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— By Daniel Niepow, Associate Editor
For years, railroads have been exploring automation to help improve overall operations. To that end, they've invested in a host of new technologies, such as Machine Vision, predictive analytics and driverless train systems — to name just a few examples.
The next chapter in the rail automation story may involve unmanned aerial vehicles (UAVs), more commonly known as drones.
These versatile, often camera-equipped devices could help railroads tackle everything from track inspection to yard security to vegetation management, UAV industry experts say. Although the technology holds promise for the rail industry, a few challenges remain, including regulatory and data management issues.
"We like to say that using a drone is better, faster, cheaper and safer," says Dennis Wierzbicki, rail industry adviser for Unmanned Experts Inc., which conducts rail-bridge inspections with UAVs and offers general drone consulting and training.
Because drones are small and nimble, they can more easily access places that otherwise would be precarious to reach. That means less risk of injury for railroad workers, Wierzbicki says.
Plus, drones can withstand a range of weather conditions, including wind, low temperatures and moderate rain or snow.
“You don't need to be on the track or suspended hundreds of feet over the ground. You don't need to be out in the elements," Wierzbicki says.
Drones also produce a dizzying array of data about the assets they're monitoring. Finding a way to sort, understand and leverage that data remains a challenge, says BNSF Railway Co. Telecom Director Todd Graetz, who oversees the railroad's drone program and operations.
So, the Class I has co-developed a suite of software to help manage, analyze and distribute all the information its drones collect.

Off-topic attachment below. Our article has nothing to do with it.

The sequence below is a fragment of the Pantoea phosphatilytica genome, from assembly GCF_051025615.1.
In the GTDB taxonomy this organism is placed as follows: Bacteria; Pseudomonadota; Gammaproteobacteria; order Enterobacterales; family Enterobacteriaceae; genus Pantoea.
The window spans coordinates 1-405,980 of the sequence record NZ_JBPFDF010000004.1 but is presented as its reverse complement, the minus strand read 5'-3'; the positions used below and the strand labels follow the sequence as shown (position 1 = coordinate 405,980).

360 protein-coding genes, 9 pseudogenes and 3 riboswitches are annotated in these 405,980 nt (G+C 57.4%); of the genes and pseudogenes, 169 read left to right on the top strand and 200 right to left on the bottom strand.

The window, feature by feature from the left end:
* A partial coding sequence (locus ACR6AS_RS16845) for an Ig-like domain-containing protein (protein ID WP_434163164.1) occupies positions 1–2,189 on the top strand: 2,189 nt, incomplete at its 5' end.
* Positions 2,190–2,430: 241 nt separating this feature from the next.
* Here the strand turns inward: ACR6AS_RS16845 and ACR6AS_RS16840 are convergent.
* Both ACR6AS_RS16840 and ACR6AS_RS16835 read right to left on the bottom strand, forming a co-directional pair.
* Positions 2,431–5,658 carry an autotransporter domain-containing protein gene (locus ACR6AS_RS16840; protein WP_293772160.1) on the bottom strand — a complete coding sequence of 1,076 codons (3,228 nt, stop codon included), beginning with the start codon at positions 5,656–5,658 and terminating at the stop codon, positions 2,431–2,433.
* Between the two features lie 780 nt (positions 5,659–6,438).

"We are constantly exploring new ways to further leverage the massive amounts of data our UAVs gather daily," Graetz adds.
In May 2015, BNSF was chosen as one of three companies to participate in the Federal Aviation Administration's (FAA) Pathfinder program, which is aimed at exploring the commercial use of UAVs. The other two companies: national news channel CNN and drone maker PrecisionHawk.
And in October that same year, the Class I partnered with drone manufacturer Insitu Inc. for the railroad's first long-range drone flight.
At the moment, Insitu doesn't have any active programs with BNSF, but the company remains open to working with the railroad in the future, says Paul McDuffee, Insitu's associate vice president of government relations and strategy.
Other rail clients also reached out to Insitu following the company's work with BNSF, says McDuffee, though he declined to name them.
For BNSF, drones have provided another layer of safety to operations, Graetz says. For example, the railroad can use a small rotorcraft to inspect bridges and gain perspective from vantage points that previously were inaccessible.
The Class I uses two kinds of UAVs: a multirotor aircraft and a hybrid fixed wing model. Both are equipped with sensors that can deliver infrared data, along with high-definition video and photos.
The multirotor aircraft is operated at lower altitudes to examine areas around and underneath bridges.
"These aircrafts are excellent tools to supplement our bridge inspection processes," Graetz says. "Particularly for large bridges, or bridges over waterways and canyons, our inspectors and engineers are able to see what can be the most difficult places to reach on a more frequent basis."
That's the message that Unmanned Experts leaders hope to share with others in the rail industry. The company uses UAVs to produce reports that meet federal standards for bridge inspections and feature high-resolution images to better illustrate any problems. In addition, Unmanned Experts' reports are interactive and allow users to focus on specific findings.
The company also uses a process known as computer vision analysis to track trends over time. For example, a railroad could compare several reports to keep tabs on a crack or other flaw in the bridge. Another possible application involves monitoring areas of corrosion, such as rust.